Tobold's Blog
Monday, November 12, 2012
 
Community building

Spinks is asking whether easier content creates nicer MMO communities. I don't think the answer is that easy. While you are less likely to curse your fellow pickup group members if the dungeon is easy enough to beat, easy content does not create the same "us players together against the harsh world" feeling that extremely hard games can have. In over a decade of MMORPGs the friendliest community I experienced was in the original Everquest. If you can't even solo a standard mob of your level, your attitude towards grouping and other players is likely to change. Compare that to World of Warcraft, where people are complaining about cross-server zones, because they preferr to have a zone for themselves.

But ultimately community building is very limited in a game which is all about individual progression, where every other player is either helping you progress or perceived as the competition. As you can't "win" a MMORPG, your win criteria are necessarily based upon comparison with others. If advancing faster than others is important, it isn't in my interest to help them.

Asheron's Call had found a way around this dilemma, by creating a vassal and liege structure in which you had a stake in the progress of others. Some Asian MMORPGs also have game features where players are encouraged to help newbies by getting a reward from the achievements of the players they helped. I find it somewhat curious how little social structures in MMORPGs have evolved over the years, I think there is a lot more that could be done here.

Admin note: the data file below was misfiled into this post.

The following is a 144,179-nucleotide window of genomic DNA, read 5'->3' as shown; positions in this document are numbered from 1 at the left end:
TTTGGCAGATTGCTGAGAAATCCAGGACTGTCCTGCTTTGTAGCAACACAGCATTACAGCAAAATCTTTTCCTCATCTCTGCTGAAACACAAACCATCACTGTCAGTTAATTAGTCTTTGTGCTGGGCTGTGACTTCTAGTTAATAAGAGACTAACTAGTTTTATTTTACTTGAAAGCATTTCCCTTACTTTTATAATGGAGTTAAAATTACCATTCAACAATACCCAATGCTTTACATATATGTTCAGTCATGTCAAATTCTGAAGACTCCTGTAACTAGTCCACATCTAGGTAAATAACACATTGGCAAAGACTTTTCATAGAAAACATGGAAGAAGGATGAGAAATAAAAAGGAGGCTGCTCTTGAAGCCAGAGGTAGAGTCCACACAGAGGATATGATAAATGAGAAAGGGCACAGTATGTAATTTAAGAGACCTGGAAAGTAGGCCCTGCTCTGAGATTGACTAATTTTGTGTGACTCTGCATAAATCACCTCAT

And then there is the question whether a MMORPG necessarily has to be about challenge, about leveling, about gaining gear faster than others. You can set the bar higher or lower, but you'll always end up with people not making the cut. Real world communities don't work like that. Thus if we had games that played more like virtual worlds, with projects that require the contribution by many instead of a limited number of players, maybe then communities would be more friendly. If every player is a positive contribution to a common goal, and nobody is excluded for being below average, then there is no need for elitism.

Comments:
We seem to to have observed the opposite trend in WoW; the easier and more accessible the game got, the less friendly people became.

When I first started playing WoW in late 2005, I regularly had people help me through dungeons, or escort me through horde territory for no reason at all. I did not see that sort of friendliness in the later years. Since everything is so easy, why help, right? Why run a dungeon you don't really want to when they can LFD a group up in a minute?
 
8 years ago things were different. Less people playing online, less bullism, more attention to general behavior. We're now in the era of "yo n00b fagg0t will kill yr mum", meaning that huge and extremely "popular" videogames tend to gather horrible and immature players.
 
There is also the "my team" (e.g. Gevlon's view of EVE. IMO 90% of the players don't really care about how much sovereignty their alliance has but some do.) So whether it is WvWvW or guild or alliance, you can fight for your group.
But it is so hard to keep the groups balanced.